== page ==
Hello Friends, welcome to Friday Food for Thought. Every Friday I’ll help start your weekend by sharing four people, thoughts, or things that are on my mind this week. These may be books or movies, podcast suggestions, interesting people I follow on social media, music, products, or, well, anything. You may find interesting creativity boosts here, some conversation starters, or just a small dose of entertainment. Click here for my previous post. Feel free to share this with friends, or offer suggestions via the comments. Let’s begin!
1) Deep Thoughts – The Song Remains the Same, Only Louder:
I’ve been reviewing New York Times archives from the late 1980s and early 1990s as research for a possible writing project. It’s astonishing how similar the headlines are to today’s. Climate change is a real threat, gun violence is increasing, police brutality is on the rise, healthcare is alarmingly expensive, Republicans obsess over depriving women of reproductive freedom, we taxpayers bail out rich people who manage their businesses incompetently, systemic racism and class discrimination are rampant, along with endless hand-wringing over inflation, interest rates, and the stock market. We face many of the same issues today, only they’ve grown in magnitude. The amplification of social media doesn’t help, but if our problems seem to have grown, it’s because we failed to deal with them when they were more manageable. The few effective efforts – the 1994 assault weapons ban comes to mind – were abandoned or never sufficiently expanded on. There’s no happy conclusion to this. Only by cutting through propaganda and demanding accountability from ourselves, our corporations, and our governments can we clear a path to survival and sustainability.
2) The Greening of Jazz:
I’ve been revisiting my collection of Grant Green CDs this week. Like his near-contemporary Wes Montgomery, jazz guitarist Grant Green died of a heart attack in his forties. While Montgomery is rightfully recalled as an important influence on later generations, Green is not so well remembered. Green’s recordings reflect a variety of styles, including the blues, bebop, Latin, and gospel music. Green’s final albums may have been a mixed assortment of pop-funk efforts, but for years Green offered a style that was inviting but never easy, on albums like Green Street, Feelin’ the Spirit, and Matador. Most of Grant’s music is available for digital download, but I always prefer physical media and recommend CDs when you can find them.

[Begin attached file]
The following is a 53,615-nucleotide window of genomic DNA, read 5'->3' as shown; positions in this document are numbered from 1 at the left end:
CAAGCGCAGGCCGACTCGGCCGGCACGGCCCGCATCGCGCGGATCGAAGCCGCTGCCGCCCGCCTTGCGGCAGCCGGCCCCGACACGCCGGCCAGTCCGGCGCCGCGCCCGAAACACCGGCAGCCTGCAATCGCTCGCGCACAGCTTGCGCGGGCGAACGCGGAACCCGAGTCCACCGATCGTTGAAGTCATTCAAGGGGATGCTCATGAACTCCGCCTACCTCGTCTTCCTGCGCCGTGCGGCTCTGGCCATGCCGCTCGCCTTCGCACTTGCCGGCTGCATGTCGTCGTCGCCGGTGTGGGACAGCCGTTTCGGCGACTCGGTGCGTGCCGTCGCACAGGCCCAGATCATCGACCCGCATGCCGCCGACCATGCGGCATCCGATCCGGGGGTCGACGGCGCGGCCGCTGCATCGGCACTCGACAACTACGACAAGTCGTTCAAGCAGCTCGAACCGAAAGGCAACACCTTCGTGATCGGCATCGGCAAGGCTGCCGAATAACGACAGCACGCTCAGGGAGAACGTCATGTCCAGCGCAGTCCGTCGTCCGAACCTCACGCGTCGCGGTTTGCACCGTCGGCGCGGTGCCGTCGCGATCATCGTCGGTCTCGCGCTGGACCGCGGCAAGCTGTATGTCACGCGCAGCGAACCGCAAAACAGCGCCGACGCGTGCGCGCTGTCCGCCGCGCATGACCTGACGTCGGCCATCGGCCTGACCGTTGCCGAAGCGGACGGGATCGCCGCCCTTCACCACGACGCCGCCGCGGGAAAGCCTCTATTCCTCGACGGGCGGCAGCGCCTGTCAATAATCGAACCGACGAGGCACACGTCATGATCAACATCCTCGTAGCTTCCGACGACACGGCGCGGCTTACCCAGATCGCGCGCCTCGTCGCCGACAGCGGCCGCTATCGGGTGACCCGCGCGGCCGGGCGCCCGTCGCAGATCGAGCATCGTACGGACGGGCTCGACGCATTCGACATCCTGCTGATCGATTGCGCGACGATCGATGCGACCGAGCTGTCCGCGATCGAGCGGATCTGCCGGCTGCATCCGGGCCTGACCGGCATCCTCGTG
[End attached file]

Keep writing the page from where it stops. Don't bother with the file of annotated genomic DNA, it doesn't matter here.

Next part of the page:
3) Yes, It’s Art:
An individual I follow on Twitter recently commented that almost no one considers photography an art form. That was news to me. I didn’t offer a debate – it’s just social media, after all – but the first source I consulted was my beloved copy of Elliott Erwitt’s Paris & New York box set. Paris & New York is a collection of joyful, thoughtful images reminding us that both cities, like all cities, are the sum of their people. And yes, photography is very much an art form. Erwitt has been affiliated with Magnum Photos since 1953 and the site features a number of his images. You can also find a sampling of his work online at the International Center of Photography. But photographs are best lingered over in person, so I still recommend the Paris & New York set if you can locate a copy.
4) Glasnost Days:
I don’t have a lot of kind things to say about Ronald Reagan, but one thing he got right was transforming his thinking toward the Soviet Union. While a number of people and events brought this about, I suspect that only Mikhail Gorbachev could have bridged the final gap. Likewise, I imagine that only someone as strong-willed as Gorbachev could become the dominant figure in a Werner Herzog documentary, even one titled Meeting Gorbachev (2018). If, like me, you’re nostalgic for the hope Gorby offered and mourning his passing this week, Meeting Gorbachev is a moving and thoughtful documentary. It’s currently streaming free on Kanopy.
That’s all for this week. Have a good weekend!
This post contains NO affiliate links. All suggestions are based on my own personal experience, your experience may vary. Nothing herein is intended to serve as medical, legal, financial, or any other advice for which you should consult professionals and not some random guy on the Internet.